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Ryan Adams

Heartbreaker – 2000 (Bloodshot)

Reviewed by Brian Steinberg

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CDs by Ryan Adams

You can't keep a wild man down. Ryan Adams, the lead force behind now-seminal alt.-country band Whiskeytown, is stepping out on his own for this effort, but really now, hasn't he always been on his own? Whiskeytown's lineup is an ever-changing permutation of like-minded musicians, and its music a constantly-shifting amalgam of stuff from the nexus of country and punk. Whatever Adams' M.O. and whatever Whiskeytown's ultimate form, the stuff it puts across is usually daring and edgy - and quite good, too.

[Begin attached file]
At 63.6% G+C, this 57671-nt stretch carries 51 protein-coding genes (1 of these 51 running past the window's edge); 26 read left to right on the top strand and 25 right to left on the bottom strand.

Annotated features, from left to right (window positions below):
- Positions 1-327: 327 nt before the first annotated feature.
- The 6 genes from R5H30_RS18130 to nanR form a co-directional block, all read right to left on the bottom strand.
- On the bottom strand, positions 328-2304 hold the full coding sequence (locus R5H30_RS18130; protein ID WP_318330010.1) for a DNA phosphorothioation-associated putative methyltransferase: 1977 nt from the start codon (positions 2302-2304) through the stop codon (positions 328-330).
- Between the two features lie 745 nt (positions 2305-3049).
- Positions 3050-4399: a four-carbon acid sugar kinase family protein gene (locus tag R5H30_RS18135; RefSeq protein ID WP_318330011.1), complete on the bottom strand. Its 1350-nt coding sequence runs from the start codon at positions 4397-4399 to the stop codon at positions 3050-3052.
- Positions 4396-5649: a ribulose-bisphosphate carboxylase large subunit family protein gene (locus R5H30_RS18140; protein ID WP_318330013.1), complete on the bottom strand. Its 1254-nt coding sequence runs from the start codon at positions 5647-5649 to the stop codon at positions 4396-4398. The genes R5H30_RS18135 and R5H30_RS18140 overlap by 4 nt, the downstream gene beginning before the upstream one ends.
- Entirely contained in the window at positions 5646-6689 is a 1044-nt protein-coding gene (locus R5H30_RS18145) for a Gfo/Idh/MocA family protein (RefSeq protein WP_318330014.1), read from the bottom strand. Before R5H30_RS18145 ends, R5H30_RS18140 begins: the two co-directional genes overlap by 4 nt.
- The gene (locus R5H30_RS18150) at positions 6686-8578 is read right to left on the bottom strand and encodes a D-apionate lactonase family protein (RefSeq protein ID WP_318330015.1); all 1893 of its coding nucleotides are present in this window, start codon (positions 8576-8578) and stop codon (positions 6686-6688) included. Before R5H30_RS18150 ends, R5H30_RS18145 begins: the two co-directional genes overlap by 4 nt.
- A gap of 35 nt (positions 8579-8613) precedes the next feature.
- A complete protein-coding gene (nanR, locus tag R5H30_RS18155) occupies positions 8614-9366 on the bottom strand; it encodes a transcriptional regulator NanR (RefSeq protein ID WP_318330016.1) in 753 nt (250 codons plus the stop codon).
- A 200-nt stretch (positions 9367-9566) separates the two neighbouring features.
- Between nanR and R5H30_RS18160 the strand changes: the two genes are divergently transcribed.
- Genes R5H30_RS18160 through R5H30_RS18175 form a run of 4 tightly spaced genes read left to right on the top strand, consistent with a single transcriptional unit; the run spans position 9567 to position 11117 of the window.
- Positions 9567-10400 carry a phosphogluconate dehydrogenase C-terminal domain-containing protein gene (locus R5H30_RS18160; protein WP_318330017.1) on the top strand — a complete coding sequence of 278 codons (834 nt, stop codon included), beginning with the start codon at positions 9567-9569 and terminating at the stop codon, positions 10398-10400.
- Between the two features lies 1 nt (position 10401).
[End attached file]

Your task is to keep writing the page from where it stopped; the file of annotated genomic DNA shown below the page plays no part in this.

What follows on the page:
The same is true on "Heartbreaker," on which Adams teams up with David Rawlings and Gillian Welch along with others to produce a startlingly excellent piece of work. Think of Adams as Paul Thomas Anderson, the young genius behind films like "Boogie Nights" and "Magnolia," and you've got the trick. Those films are sprawling works, culled from a variety of genres, filled with an odd mix of characters.

This is the same way. Adams comes out swinging like a roadhouse Bob Dylan on "To Be Young (is to be sad, is to be high);" brings out Emmylou Harris for a jaunty "Oh My Sweet Caroline" and melds swampy textures with CSN-type vocals for "Bartering Lines" (there might even be an "Ohio" guitar lick in there). Whatever. We'd all do well to spend less time trying to figure Adams out and more time listening to his music. It's going to be an interesting journey.